AEI’s Christina Hoff Sommers writes in today’s New York Times (“The Boys at the Back“) about an important new academic study (“Non-cognitive Skills and the Gender Disparities in Test Scores and Teacher Assessments: Evidence from Primary School” in the new issue of the Journal of Human Resources, see University of Georgia press release here) that addresses the research question: Why do girls get better grades in elementary school than boys (starting in kindergarten), even when they score worse on standardized tests? Here’s the opening of Christina’s excellent article, it’s well worth reading the whole thing:
Boys score as well as or better than girls on most standardized tests, yet they are far less likely to get good grades, take advanced classes or attend college. Why? A study coming out this week in The Journal of Human Resources gives an important answer. Teachers of classes as early as kindergarten factor good behavior into grades — and girls, as a rule, comport themselves far better than boys.
The study’s authors analyzed data from more than 5,800 students from kindergarten through fifth grade and found that boys across all racial groups and in all major subject areas received lower grades than their test scores would have predicted.
The scholars attributed this “misalignment” to differences in “noncognitive skills”: attentiveness, persistence, eagerness to learn, the ability to sit still and work independently. As most parents know, girls tend to develop these skills earlier and more naturally than boys.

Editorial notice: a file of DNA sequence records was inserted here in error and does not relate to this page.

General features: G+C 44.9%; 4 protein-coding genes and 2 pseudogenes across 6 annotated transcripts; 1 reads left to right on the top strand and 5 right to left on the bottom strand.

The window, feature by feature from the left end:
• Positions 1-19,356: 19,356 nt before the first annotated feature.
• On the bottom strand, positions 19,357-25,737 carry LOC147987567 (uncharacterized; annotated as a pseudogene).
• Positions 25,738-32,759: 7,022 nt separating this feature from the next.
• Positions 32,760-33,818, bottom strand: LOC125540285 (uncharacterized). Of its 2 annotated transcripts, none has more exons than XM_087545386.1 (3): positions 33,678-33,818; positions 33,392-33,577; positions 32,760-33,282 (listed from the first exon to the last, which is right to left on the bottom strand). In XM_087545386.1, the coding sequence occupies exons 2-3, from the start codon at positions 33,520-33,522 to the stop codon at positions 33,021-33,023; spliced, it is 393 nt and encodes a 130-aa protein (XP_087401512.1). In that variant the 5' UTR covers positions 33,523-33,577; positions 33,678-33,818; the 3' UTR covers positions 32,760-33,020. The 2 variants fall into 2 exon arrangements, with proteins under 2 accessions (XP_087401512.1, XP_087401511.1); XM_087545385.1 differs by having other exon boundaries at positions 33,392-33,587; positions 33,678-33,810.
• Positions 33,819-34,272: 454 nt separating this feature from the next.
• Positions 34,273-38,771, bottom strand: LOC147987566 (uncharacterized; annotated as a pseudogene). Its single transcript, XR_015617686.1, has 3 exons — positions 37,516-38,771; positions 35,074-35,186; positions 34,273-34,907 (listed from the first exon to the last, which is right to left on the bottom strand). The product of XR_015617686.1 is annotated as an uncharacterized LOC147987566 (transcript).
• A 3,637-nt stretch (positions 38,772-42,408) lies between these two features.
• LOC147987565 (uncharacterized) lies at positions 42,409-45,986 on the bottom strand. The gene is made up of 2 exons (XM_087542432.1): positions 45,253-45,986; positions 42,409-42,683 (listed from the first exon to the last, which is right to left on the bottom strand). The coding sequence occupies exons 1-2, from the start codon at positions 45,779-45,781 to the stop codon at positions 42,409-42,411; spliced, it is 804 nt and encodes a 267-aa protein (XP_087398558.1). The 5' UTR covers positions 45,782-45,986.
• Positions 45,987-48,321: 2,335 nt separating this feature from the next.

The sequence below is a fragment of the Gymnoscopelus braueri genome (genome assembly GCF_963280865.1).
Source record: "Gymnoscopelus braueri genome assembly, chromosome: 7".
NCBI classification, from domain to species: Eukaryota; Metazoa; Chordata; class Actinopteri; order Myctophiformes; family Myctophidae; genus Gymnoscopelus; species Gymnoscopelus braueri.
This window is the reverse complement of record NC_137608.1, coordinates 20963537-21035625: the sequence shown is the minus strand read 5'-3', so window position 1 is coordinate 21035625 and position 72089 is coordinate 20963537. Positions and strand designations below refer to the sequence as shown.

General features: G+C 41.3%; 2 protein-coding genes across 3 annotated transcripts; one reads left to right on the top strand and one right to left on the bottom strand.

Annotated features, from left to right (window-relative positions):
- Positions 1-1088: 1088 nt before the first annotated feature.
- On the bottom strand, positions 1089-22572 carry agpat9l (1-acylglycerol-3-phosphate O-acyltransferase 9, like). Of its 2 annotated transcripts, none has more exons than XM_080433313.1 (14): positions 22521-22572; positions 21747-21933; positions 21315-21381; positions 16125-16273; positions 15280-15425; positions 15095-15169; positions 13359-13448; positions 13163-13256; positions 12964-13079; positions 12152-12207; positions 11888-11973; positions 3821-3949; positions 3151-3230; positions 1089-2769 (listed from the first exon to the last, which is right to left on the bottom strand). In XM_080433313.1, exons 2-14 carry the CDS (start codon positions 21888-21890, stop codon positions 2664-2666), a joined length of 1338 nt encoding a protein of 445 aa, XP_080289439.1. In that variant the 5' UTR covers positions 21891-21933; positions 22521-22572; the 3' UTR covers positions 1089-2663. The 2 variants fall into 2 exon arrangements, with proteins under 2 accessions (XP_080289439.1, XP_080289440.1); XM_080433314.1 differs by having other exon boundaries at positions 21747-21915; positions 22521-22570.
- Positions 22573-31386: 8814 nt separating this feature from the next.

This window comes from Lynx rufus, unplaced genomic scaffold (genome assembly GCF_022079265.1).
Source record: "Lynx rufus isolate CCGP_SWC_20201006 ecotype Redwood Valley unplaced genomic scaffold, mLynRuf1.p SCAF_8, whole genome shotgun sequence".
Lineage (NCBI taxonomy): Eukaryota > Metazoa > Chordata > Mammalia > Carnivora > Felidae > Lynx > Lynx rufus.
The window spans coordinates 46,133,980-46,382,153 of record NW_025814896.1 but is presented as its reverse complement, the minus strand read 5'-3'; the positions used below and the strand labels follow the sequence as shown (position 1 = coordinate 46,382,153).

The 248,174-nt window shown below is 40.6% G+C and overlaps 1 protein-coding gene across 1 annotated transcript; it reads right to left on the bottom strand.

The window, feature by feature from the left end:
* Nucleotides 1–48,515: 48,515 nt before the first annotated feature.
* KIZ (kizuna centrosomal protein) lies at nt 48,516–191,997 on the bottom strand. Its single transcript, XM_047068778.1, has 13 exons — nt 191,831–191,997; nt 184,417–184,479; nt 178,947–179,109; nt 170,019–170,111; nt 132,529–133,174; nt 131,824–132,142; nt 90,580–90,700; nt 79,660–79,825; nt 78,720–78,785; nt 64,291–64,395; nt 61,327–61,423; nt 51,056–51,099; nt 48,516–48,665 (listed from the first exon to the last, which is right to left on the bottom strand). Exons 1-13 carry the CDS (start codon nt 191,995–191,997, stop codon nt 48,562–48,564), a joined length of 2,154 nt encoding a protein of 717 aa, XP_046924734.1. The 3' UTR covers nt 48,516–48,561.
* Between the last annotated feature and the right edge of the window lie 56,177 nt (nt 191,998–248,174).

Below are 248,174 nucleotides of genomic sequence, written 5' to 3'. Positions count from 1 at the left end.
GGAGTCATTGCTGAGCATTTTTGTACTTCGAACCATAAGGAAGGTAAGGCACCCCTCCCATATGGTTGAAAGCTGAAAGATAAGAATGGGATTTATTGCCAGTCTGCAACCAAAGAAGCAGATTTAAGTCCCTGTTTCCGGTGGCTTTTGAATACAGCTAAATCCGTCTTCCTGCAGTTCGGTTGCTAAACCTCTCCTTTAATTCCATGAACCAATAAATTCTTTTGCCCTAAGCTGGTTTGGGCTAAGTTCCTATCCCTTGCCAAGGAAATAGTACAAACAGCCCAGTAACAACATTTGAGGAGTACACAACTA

No previous study, to my knowledge, has demonstrated that the well-known gender gap in school grades begins so early and is almost entirely attributable to differences in behavior. The researchers found that teachers rated boys as less proficient even when the boys did just as well as the girls on tests of reading, math and science. (The teachers did not know the test scores in advance.) If the teachers had not accounted for classroom behavior, the boys’ grades, like the girls’, would have matched their test scores.
MP: The chart above displays some of the empirical results from the research study (in Tables 4A, 4B and 4C), showing that for both math and science, white boys in kindergarten outperform white girls on standardized tests but get worse grades; and for reading, white boys have lower scores on standardized tests than white girls, but get even lower grades (Note: Similar gender gaps exist for black and Hispanic students). In all six cases represented in the chart, the gender gaps are statistically significant at the 5% level or higher. Why does this matter?
One [reason] is the heightened attention to school achievement as the cornerstone of lifelong success. Grades determine entry into advanced classes, enrichment programs and honor societies. They open — or close — doors to higher education. “If grade disparities emerge this early on, it’s not surprising that by the time these children are ready to go to college, girls will be better positioned,” says Christopher M. Cornwell, an economist at the University of Georgia and an author of the new study, along with his colleague David B. Mustard and Jessica Van Parys of Columbia University.
And here’s Christina’s conclusion:
I can sympathize with those who roll their eyes at the relatively recent alarm over boys’ achievement. Where was the indignation when men dominated higher education, decade after decade? Isn’t it time for women and girls to enjoy the advantages? The impulse is understandable but misguided. I became a feminist in the 1970s because I did not appreciate male chauvinism. I still don’t. But the proper corrective to chauvinism is not to reverse it and practice it against males, but rather basic fairness. And fairness today requires us to address the serious educational deficits of boys and young men. The rise of women, however long overdue, does not require the fall of men.